Located immediately north of Mercer Park, the Walnut Hill Reservoir is bound by Hamilton Street and the Walnut Hill neighborhood on the west, North 38th Street on the east, Nicholas Street on the south, and Mercer Park Drive on the east. Walnut Hill is cut in half by the curvy Park Road, which extends from Mercer Boulevard and Lincoln Boulevard. “Walnut Hill Reservoir” is chiseled into a concrete panel between the steps at North 38th Street.
The Near North Side neighborhood was packed with people for more than a century. People need places to hang out and cool off in Omaha’s hot summers, and in the late 1940s the City of Omaha Parks Department decided to build a swimming pool to serve the community. By this point, the Logan Fontenelle Housing […]
Prospect Hill Cemetery was not Omaha’s first cemetery. This article explores that, and shares information about the city’s actual first cemeteries, including a few others lost to time.
An Art Deco tree taken from the 1919 report where the majority of this article was drawn from. Imagine a smooth, easy drive on a Saturday afternoon in the fall all of it weaving along nineteen miles of the city’s waterfront. There are long, calm curves and tall, stately oaks lining the boulevard, with walkers […]
This is a history of Adams Park in North Omaha, Nebraska
Once upon a time, there was a massive public housing project located at the intersection of North 24th and Paul Streets in the Near North Side neighborhood. Originally named the “Northside Village Public Housing Project,” the name was officially changed in honor of the famous Omaha tribe leader Logan Fontenelle.
Along the tree-lined streets and fine middle and upper class homes of Kountze Place in North Omaha, the staff of Omaha’s Presbyterian Theological Seminary decided in the early 20th century to start a new university. For 30 years, the neighborhood was home to the eventual University of Nebraska at Omaha. This is a short history of that time, starting from the beginning.
When the Trans-Mississippi Exposition happened in North Omaha in 1898, the city wanted to make sure all visitors knew how easy it was to get to the site. Using some promotional materials from that time, I’ve written a history of streetcars in North Omaha in the 1890s.
Just like school districts everywhere, Omaha Public Schools has had a challenge serving disengaged students ever since students were mandated to go to school by compulsory school law. In Nebraska, that year was 1887. After a few decades, the Fort Street Special School for Incorrigible Boys was their answer to the challenge these students posed. […]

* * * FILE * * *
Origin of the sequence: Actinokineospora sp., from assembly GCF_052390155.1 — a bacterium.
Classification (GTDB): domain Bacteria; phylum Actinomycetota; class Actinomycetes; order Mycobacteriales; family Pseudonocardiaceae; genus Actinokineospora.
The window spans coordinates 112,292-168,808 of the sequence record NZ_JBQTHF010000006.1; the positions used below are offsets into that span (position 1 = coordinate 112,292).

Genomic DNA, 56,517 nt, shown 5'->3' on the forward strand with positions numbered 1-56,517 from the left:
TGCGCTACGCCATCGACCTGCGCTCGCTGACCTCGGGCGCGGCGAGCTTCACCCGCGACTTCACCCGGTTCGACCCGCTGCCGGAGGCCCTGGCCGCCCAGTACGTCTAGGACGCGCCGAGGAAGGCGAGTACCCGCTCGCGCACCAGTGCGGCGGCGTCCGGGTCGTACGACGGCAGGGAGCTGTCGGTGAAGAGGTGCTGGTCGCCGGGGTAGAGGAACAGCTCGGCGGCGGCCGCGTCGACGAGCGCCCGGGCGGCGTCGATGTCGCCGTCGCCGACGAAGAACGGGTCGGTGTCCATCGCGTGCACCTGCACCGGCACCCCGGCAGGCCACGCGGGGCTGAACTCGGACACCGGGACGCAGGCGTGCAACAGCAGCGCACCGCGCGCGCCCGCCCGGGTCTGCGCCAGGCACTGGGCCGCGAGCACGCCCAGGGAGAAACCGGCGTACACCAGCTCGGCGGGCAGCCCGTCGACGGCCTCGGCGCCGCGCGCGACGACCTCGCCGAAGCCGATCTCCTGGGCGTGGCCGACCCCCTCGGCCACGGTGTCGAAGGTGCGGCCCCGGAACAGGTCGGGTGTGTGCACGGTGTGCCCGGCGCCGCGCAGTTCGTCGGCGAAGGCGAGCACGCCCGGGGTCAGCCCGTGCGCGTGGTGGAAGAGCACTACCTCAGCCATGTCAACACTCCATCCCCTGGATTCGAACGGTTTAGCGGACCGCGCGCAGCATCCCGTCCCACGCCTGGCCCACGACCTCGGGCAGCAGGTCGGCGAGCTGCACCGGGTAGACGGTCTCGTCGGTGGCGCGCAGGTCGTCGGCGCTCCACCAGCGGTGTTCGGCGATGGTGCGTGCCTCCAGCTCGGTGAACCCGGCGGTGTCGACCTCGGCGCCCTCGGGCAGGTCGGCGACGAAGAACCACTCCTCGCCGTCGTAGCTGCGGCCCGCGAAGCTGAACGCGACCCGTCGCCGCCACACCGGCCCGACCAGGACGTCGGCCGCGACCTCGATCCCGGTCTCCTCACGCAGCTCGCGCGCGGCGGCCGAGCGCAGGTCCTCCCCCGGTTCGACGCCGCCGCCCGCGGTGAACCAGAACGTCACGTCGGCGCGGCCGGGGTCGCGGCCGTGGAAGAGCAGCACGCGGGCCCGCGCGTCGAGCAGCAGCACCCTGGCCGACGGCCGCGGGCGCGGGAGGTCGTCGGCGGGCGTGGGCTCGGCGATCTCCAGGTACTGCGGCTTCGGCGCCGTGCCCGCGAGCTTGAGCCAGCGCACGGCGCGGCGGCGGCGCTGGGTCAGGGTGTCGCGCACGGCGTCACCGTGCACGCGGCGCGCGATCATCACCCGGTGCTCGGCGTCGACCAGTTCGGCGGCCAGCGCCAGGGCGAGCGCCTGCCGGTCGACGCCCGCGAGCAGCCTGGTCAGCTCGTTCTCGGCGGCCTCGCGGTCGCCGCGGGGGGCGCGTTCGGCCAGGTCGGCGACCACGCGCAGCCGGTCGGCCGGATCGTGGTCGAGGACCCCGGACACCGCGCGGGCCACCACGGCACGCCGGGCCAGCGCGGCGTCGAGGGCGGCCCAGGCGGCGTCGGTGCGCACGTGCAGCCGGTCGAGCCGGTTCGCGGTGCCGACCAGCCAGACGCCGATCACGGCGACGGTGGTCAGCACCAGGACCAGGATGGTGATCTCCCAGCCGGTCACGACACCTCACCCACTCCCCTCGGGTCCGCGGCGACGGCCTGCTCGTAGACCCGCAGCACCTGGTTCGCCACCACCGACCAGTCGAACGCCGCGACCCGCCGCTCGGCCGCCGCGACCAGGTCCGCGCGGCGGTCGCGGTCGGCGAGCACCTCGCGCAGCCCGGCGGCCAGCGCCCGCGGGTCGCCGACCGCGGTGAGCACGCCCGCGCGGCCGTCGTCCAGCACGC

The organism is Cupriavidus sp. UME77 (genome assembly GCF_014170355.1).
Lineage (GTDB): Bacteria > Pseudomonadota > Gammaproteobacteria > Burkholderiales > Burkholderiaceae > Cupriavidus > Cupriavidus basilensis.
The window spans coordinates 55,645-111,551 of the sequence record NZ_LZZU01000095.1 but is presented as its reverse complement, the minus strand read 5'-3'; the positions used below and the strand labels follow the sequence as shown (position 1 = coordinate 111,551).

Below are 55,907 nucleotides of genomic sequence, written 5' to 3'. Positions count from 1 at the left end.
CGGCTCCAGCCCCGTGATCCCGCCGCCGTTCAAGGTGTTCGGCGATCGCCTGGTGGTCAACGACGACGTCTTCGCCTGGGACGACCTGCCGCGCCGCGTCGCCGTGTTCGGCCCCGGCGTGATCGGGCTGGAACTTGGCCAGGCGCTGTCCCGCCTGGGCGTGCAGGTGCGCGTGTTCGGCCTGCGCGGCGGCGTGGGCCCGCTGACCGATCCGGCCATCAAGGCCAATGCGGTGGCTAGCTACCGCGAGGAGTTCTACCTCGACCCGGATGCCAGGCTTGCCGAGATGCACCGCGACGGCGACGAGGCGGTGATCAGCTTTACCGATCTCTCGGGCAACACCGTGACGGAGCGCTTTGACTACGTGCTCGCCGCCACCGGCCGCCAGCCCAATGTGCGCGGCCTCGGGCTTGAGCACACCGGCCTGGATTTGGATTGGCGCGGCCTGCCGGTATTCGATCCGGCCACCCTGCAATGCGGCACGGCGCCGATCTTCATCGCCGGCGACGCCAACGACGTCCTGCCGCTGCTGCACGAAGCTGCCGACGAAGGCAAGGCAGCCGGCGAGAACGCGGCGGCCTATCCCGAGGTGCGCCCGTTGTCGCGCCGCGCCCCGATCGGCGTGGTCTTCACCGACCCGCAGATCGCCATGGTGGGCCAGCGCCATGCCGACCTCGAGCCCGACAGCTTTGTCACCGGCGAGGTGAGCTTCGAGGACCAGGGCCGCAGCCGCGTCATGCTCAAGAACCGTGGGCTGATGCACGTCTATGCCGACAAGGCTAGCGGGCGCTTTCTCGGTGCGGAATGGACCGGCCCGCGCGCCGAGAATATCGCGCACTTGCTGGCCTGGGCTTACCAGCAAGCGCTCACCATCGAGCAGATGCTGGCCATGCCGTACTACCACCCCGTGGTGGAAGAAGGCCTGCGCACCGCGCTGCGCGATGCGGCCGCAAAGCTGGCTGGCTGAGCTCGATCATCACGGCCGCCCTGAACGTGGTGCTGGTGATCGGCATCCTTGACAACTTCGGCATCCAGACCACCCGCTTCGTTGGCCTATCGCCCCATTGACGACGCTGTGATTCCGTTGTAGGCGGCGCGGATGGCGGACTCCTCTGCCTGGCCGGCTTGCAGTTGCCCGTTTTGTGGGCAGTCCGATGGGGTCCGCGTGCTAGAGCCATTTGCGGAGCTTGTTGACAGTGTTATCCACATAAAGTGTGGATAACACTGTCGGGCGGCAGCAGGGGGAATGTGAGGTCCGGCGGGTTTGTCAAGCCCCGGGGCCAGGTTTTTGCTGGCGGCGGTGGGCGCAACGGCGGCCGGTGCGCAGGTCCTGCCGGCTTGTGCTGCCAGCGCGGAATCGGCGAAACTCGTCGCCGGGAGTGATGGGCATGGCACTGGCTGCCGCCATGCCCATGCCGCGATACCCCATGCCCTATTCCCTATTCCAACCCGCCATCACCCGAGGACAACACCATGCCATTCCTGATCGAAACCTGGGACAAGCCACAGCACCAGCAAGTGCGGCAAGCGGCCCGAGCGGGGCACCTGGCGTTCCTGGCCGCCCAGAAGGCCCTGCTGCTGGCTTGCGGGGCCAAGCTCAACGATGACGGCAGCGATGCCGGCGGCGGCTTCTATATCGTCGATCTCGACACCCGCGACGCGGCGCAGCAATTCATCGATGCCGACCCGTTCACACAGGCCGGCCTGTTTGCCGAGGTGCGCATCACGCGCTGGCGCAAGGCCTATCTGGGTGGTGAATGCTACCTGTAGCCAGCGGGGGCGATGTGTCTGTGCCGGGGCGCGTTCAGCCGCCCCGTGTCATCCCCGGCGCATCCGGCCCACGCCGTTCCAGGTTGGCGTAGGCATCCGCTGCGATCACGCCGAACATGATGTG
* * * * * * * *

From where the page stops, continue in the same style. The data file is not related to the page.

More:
North 24th Street in North Omaha, Nebraska, used to be a regular street of dreams. Home to immigrants and entrepreneurs, it hosted generations of families that made it. Then in the 1960s, several riots struck at the heart of the community. It hasn’t recovered in the 50 years since.
A history of the Fontenelle Park in North Omaha, Nebraska by Adam Fletcher Sasse. Includes baseball, parks and recreation, fireworks and more!
Everything begins somewhere. For Omaha’s Carter Lake, it was as a fun-filled day in the water for all kinds of people. Following is the early history of the place. It includes a waterfront boardwalk, hotels, a resort, clubs and an amusement park.
Florence Boulevard in North Omaha has a historic treasure trove packed with homes, businesses, churches and more.
The Florence Water Works was once home to one of the most magnificent buildings in the entire city of Omaha. Despite being obliterated in the 1950s, the water around it keeps wetting the whistle…
If walls could talk, North Omaha’s schools would be much noisier, much more colorful, and much more complicated than anyone wants to hear. For more than 150 years, schools throughout the community have served students of all ages. With a deep history including segregation and school violence, its can be hard to remember all the positive people and events that emerged in the community’s schools. Following is my ever-growing history of the old schools in North Omaha.
Because of when the riots happened and what they did, there are scars on North O that that haven’t healed almost 50 years later. Here’s a history of what happened.
Long before becoming a decrepit pipeline for the neglect of old North Omaha, North 16th Street had a history almost as long as the city itself.
There are places in Omaha where ghosts, legends and history come alive. With mysterious burial sites, whispy hauntings and grand memorial trees, the pioneer graveyard called Prospect Hill Cemetery may be the most haunted of all. Read on to learn more…